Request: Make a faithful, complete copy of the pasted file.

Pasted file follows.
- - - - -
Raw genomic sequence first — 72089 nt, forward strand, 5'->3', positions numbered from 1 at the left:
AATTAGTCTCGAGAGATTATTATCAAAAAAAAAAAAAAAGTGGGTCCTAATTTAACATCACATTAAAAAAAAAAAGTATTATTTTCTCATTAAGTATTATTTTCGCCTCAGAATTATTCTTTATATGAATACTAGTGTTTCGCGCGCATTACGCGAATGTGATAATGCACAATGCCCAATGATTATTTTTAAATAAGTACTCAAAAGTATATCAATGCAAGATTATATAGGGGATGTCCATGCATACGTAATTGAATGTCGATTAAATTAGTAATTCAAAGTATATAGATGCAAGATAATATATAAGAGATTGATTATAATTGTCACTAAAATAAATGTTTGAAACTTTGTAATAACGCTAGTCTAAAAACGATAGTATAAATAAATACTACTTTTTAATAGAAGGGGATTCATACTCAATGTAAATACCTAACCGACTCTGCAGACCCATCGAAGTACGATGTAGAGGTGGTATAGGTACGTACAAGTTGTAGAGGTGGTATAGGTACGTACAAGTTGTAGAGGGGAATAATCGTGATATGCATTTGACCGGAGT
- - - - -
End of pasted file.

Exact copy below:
Raw genomic sequence first — 72089 nt, forward strand, 5'->3', positions numbered from 1 at the left:
AATTAGTCTCGAGAGATTATTATCAAAAAAAAAAAAAAAGTGGGTCCTAATTTAACATCACATTAAAAAAAAAAAGTATTATTTTCTCATTAAGTATTATTTTCGCCTCAGAATTATTCTTTATATGAATACTAGTGTTTCGCGCGCATTACGCGAATGTGATAATGCACAATGCCCAATGATTATTTTTAAATAAGTACTCAAAAGTATATCAATGCAAGATTATATAGGGGATGTCCATGCATACGTAATTGAATGTCGATTAAATTAGTAATTCAAAGTATATAGATGCAAGATAATATATAAGAGATTGATTATAATTGTCACTAAAATAAATGTTTGAAACTTTGTAATAACGCTAGTCTAAAAACGATAGTATAAATAAATACTACTTTTTAATAGAAGGGGATTCATACTCAATGTAAATACCTAACCGACTCTGCAGACCCATCGAAGTACGATGTAGAGGTGGTATAGGTACGTACAAGTTGTAGAGGTGGTATAGGTACGTACAAGTTGTAGAGGGGAATAATCGTGATATGCATTTGACCGGAGT